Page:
DC-based and Belarus-born Evgeny Morozov on Internet and Authoritarianism
Evgeny is known to Belarusians of Washington because of his article in Newsweek on how this blog had been shut down ealier this year. You can watch his talk on how authoritarian regimes use internet below.
Belarus United 70 Years Ago
Yesterday was the seventieth anniversary of yet another alteration of the Belarusian borders. On September 17, 1939, Western Belarus was reunified with Eastern Belarus and the Red Army marched into Poland. The reunification was made possible by the Molotov-Ribbentrop Pact, concluded between the Soviet Union and Nazi Germany a month earlier.
Eighteen years earlier, at the end of the Polish-Soviet War, Belarusian territories were divided between Poland and Soviet Russia under the terms of the Peace of Riga. Poland acquired Hrodna and Brest oblasts as well as the parts of today’s Minsk and Vitebsk oblasts.
How did the Belarusians fare under the 18-year-long Polish rule? Immediately after the Peace of Riga, a Belarusian party was able to obtain seats in the Polish parliament. Starting in 1923, Belarusian courts and schools were able to officially use the Belarusian language, which was taught in all Polish gymnasia in areas inhabited by Belarusians. However, by the late 1920s the relationship between the Belarusian minority and Polish authorities soured. Many Orthodox churches and Belarusian schools were closed and political opposition suffered state repressions.
This is why in September 1939 the majority of the Belarusian people welcomed the Red Army waving both red and white-red-white flags. However, the Soviet terror soon disabused them of their enthusiasm. In total, over 100,000 people were deported from West Belarus to the eastern parts of the USSR.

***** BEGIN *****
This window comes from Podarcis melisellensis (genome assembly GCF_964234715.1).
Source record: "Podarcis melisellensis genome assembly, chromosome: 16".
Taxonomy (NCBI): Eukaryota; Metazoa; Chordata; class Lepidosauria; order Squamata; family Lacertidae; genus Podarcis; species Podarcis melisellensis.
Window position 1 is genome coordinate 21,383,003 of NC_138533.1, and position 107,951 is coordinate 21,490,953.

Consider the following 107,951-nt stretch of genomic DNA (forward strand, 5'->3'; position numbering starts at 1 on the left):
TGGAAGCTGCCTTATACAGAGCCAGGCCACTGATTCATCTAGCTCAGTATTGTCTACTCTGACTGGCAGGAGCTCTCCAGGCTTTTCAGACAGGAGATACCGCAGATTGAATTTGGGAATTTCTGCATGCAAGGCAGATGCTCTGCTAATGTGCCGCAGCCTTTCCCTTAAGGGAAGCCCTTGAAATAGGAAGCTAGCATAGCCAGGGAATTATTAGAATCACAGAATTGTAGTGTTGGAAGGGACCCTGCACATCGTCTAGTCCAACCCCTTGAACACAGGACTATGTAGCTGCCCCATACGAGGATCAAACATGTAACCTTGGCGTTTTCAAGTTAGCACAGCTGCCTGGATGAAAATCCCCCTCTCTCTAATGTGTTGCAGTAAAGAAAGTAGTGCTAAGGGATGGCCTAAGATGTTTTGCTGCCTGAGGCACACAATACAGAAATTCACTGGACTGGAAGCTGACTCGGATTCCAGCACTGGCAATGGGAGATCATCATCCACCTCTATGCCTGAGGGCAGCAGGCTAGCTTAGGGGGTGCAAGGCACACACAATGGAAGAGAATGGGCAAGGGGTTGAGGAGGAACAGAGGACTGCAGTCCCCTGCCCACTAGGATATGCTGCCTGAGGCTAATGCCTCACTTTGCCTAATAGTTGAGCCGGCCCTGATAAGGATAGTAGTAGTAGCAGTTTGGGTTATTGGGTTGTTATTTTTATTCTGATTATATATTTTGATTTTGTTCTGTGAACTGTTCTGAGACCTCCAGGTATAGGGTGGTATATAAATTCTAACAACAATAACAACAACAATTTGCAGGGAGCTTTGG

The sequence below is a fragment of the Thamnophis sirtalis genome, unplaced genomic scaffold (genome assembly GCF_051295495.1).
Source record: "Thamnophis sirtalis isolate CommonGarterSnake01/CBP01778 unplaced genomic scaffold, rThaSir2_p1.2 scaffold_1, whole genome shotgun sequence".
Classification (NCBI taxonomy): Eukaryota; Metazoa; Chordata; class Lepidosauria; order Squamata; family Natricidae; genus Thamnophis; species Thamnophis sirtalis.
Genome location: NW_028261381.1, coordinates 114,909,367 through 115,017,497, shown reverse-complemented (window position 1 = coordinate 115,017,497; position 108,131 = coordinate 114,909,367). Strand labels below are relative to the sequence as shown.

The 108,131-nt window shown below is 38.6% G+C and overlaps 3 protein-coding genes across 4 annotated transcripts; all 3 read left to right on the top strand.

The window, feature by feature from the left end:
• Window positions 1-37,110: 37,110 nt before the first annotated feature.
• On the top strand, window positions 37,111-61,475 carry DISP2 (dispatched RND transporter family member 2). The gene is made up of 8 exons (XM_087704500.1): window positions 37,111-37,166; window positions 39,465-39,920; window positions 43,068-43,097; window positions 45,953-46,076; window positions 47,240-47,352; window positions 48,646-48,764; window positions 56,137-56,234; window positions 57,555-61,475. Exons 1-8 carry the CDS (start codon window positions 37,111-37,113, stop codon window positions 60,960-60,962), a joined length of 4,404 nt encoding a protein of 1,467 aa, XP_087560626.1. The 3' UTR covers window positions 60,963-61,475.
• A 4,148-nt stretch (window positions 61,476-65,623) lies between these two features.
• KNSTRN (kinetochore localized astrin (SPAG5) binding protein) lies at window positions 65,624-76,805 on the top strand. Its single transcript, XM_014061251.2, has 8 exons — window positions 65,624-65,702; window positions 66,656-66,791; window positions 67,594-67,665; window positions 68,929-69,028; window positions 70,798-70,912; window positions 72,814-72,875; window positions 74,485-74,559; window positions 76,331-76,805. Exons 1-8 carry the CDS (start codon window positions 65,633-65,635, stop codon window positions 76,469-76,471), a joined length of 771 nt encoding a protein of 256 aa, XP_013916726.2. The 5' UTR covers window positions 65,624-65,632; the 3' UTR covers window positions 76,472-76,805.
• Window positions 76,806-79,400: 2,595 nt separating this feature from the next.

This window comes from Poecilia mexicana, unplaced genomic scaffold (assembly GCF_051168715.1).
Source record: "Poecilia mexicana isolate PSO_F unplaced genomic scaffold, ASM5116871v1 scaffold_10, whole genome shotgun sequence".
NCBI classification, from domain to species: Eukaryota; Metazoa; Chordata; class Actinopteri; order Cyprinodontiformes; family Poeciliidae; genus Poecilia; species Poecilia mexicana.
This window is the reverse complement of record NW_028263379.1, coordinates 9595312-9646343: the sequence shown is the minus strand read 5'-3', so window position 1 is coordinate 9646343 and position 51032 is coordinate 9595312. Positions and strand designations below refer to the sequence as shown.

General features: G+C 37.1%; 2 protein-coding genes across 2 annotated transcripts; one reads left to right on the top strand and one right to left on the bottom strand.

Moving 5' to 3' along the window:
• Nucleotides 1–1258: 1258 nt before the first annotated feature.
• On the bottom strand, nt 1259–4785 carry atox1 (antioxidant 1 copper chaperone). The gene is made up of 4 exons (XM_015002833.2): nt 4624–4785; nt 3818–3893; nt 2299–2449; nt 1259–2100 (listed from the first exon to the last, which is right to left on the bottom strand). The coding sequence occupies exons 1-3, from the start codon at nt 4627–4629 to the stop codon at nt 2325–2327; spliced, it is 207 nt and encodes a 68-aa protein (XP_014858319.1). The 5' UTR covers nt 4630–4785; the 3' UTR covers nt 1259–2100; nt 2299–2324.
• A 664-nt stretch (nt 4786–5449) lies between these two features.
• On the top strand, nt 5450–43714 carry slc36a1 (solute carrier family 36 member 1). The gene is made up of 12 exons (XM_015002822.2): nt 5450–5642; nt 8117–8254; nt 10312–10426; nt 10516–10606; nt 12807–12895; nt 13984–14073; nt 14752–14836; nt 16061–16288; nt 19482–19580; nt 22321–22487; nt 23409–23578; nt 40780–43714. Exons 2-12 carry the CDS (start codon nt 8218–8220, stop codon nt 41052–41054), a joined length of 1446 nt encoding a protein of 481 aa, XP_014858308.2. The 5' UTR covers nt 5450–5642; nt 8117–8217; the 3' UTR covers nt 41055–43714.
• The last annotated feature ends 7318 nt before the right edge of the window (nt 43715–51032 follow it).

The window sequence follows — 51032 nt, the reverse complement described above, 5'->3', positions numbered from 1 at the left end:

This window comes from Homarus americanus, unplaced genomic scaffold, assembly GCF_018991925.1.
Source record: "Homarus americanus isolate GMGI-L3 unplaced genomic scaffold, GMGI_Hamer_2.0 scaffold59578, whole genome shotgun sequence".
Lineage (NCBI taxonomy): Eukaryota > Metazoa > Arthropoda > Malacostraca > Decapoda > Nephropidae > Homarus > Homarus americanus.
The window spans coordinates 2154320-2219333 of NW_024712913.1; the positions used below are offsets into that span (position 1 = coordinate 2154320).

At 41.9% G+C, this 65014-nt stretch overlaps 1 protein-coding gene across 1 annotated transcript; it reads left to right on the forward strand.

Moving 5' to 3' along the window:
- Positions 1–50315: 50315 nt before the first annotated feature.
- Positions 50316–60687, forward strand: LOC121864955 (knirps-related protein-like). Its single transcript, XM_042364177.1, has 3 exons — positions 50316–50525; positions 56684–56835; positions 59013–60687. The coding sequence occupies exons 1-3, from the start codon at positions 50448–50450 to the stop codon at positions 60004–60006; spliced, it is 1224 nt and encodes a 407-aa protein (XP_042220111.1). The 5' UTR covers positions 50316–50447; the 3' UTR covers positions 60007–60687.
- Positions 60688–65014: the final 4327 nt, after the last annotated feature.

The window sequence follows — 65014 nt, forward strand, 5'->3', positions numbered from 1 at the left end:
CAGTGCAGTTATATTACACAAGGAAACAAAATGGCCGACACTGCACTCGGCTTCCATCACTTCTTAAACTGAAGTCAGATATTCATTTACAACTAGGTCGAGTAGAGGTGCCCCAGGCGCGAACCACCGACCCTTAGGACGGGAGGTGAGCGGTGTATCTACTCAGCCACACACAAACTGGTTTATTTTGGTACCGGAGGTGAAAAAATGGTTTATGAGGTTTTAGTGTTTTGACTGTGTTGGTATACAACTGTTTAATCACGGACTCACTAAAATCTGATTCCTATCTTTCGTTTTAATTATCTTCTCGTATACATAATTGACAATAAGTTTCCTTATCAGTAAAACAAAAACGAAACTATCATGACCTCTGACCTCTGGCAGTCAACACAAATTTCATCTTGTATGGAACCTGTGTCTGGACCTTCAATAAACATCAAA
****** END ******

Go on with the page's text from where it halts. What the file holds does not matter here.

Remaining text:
A few months after the unification, the Belarusian borders were altered again. Joseph Stalin ordered Vilnius transferred to Lithuania, which was then annexed by the Soviet Union. After the World War II, Belarusian borders were moved eastward as some of the annexed territory was returned to Poland.
In its history, the map of Belarus endured more changes than the map of any other European nation. Some of the Belarusian people had lived in three different countries without ever changing their addresses. Others lived in no fewer states because they were exiled or deported.
The most recent attempt to unify Belarus with another country failed. The Belarus-Russia Union State, the foundation of which was laid with the signing of the Treaty on the Union between Belarus and Russia in April 1997, never came into existence. It was the first attempt at unification conducted on a voluntary basis. The Union did not actualize not because Belarus stood up to its imperious neighbors, but because the plans of the larger of the uniting countries, Russia, changed.
Read more about the reunification of Belarus: http://www.euroradio.fm/en/975/reports/38375/